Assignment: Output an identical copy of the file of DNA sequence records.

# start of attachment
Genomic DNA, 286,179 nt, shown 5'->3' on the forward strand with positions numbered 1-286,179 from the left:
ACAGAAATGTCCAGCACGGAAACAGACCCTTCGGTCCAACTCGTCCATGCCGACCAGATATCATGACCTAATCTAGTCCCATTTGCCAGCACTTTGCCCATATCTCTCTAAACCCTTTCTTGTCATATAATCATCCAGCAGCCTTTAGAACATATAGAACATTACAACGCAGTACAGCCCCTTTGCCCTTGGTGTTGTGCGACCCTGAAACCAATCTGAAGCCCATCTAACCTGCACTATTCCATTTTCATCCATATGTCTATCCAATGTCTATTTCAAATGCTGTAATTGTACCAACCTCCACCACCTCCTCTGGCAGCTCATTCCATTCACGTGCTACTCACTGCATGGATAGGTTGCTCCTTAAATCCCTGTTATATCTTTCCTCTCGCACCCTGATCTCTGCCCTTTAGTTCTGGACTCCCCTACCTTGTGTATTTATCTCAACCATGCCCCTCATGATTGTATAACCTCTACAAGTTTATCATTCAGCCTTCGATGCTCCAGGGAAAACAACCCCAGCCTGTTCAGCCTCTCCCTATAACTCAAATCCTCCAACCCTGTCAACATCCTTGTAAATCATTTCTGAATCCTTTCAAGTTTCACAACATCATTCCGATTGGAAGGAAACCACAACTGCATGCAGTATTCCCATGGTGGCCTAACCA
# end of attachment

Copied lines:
Genomic DNA, 286,179 nt, shown 5'->3' on the forward strand with positions numbered 1-286,179 from the left:
ACAGAAATGTCCAGCACGGAAACAGACCCTTCGGTCCAACTCGTCCATGCCGACCAGATATCATGACCTAATCTAGTCCCATTTGCCAGCACTTTGCCCATATCTCTCTAAACCCTTTCTTGTCATATAATCATCCAGCAGCCTTTAGAACATATAGAACATTACAACGCAGTACAGCCCCTTTGCCCTTGGTGTTGTGCGACCCTGAAACCAATCTGAAGCCCATCTAACCTGCACTATTCCATTTTCATCCATATGTCTATCCAATGTCTATTTCAAATGCTGTAATTGTACCAACCTCCACCACCTCCTCTGGCAGCTCATTCCATTCACGTGCTACTCACTGCATGGATAGGTTGCTCCTTAAATCCCTGTTATATCTTTCCTCTCGCACCCTGATCTCTGCCCTTTAGTTCTGGACTCCCCTACCTTGTGTATTTATCTCAACCATGCCCCTCATGATTGTATAACCTCTACAAGTTTATCATTCAGCCTTCGATGCTCCAGGGAAAACAACCCCAGCCTGTTCAGCCTCTCCCTATAACTCAAATCCTCCAACCCTGTCAACATCCTTGTAAATCATTTCTGAATCCTTTCAAGTTTCACAACATCATTCCGATTGGAAGGAAACCACAACTGCATGCAGTATTCCCATGGTGGCCTAACCA